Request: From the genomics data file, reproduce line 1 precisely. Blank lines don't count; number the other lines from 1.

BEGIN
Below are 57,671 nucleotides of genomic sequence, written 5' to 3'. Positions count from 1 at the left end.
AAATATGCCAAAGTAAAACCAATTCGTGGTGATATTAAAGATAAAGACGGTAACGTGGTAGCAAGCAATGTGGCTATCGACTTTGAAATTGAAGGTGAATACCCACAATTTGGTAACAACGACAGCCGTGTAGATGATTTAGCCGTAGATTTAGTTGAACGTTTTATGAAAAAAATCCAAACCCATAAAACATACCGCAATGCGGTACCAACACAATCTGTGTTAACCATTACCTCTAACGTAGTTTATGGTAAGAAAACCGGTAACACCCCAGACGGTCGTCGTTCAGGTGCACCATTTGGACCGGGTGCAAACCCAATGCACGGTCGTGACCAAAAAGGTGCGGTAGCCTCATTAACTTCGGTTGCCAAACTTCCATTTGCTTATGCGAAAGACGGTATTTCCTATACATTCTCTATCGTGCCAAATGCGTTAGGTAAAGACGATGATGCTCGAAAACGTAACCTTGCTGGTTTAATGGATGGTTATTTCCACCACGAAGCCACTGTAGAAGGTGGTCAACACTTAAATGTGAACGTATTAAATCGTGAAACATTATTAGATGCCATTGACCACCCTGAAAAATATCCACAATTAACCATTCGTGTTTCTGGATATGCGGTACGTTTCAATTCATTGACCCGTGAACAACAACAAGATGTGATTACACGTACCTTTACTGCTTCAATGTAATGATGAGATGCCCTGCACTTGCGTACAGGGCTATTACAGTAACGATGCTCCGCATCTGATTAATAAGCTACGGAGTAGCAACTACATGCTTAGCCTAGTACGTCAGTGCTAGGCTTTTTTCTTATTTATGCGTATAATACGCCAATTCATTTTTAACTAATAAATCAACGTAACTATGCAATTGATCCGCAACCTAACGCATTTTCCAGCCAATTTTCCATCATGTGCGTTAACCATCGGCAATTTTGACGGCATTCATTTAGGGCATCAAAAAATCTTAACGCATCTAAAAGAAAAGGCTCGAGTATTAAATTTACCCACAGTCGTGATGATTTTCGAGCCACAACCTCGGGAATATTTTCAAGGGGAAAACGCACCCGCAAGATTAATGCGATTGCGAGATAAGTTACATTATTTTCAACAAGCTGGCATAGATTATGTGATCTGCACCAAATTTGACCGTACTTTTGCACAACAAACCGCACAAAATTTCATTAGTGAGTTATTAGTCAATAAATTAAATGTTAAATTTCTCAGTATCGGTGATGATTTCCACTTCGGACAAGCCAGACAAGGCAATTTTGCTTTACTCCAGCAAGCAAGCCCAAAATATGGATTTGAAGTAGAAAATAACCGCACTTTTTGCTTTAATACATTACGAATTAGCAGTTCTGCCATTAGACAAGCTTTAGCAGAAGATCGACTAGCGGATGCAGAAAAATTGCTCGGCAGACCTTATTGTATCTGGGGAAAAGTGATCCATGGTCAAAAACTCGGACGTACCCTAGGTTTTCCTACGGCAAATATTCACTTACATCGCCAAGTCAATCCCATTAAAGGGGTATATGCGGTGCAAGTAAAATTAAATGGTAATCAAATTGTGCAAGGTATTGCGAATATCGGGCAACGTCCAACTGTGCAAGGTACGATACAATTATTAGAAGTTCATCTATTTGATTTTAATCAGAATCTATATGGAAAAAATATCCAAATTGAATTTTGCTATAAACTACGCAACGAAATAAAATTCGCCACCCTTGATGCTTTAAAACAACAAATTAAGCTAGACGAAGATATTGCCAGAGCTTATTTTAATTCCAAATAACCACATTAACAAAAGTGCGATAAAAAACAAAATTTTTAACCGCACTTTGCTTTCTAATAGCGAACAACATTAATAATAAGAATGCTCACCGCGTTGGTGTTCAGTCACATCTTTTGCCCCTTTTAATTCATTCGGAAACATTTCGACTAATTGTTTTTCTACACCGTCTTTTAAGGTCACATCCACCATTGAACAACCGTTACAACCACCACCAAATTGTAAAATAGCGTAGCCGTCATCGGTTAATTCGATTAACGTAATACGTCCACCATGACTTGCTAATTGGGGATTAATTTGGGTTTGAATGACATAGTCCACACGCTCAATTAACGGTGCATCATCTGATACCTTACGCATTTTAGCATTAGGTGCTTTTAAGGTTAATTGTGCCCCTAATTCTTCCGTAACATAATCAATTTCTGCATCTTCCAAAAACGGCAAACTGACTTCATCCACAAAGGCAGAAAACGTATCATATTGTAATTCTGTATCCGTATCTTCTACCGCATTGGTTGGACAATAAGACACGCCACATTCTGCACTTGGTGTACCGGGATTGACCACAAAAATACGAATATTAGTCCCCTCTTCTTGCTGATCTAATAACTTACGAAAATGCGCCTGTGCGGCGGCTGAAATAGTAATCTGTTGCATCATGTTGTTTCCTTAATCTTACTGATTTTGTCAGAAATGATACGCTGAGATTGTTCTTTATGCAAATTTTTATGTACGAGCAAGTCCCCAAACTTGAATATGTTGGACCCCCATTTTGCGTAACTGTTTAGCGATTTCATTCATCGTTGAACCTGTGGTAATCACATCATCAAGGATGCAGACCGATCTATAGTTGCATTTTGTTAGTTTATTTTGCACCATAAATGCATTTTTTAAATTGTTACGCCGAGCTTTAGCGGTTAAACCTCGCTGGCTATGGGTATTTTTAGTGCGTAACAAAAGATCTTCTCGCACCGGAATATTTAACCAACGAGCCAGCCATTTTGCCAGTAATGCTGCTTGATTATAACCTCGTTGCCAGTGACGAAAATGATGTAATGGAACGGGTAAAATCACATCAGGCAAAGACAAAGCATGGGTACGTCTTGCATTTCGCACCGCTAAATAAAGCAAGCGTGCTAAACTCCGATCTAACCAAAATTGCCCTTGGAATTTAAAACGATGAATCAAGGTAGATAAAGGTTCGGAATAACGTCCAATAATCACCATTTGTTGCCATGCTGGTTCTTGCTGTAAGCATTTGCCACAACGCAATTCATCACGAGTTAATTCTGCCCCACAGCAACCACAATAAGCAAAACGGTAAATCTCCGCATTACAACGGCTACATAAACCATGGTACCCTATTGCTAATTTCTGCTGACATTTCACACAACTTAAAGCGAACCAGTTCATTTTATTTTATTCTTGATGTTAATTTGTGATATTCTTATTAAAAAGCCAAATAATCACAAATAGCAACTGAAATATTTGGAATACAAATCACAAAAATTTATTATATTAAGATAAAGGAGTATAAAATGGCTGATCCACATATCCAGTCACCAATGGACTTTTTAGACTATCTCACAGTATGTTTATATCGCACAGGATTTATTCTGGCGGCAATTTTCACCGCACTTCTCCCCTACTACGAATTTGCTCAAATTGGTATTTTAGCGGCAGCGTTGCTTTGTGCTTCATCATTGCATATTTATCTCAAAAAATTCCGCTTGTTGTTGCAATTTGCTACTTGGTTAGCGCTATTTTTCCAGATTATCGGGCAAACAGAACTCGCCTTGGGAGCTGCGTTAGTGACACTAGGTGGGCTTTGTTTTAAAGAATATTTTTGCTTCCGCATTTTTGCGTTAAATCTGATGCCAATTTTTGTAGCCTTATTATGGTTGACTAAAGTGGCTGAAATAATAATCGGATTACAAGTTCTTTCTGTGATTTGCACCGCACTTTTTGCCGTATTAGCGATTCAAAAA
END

Below are 57,671 nucleotides of genomic sequence, written 5' to 3'. Positions count from 1 at the left end.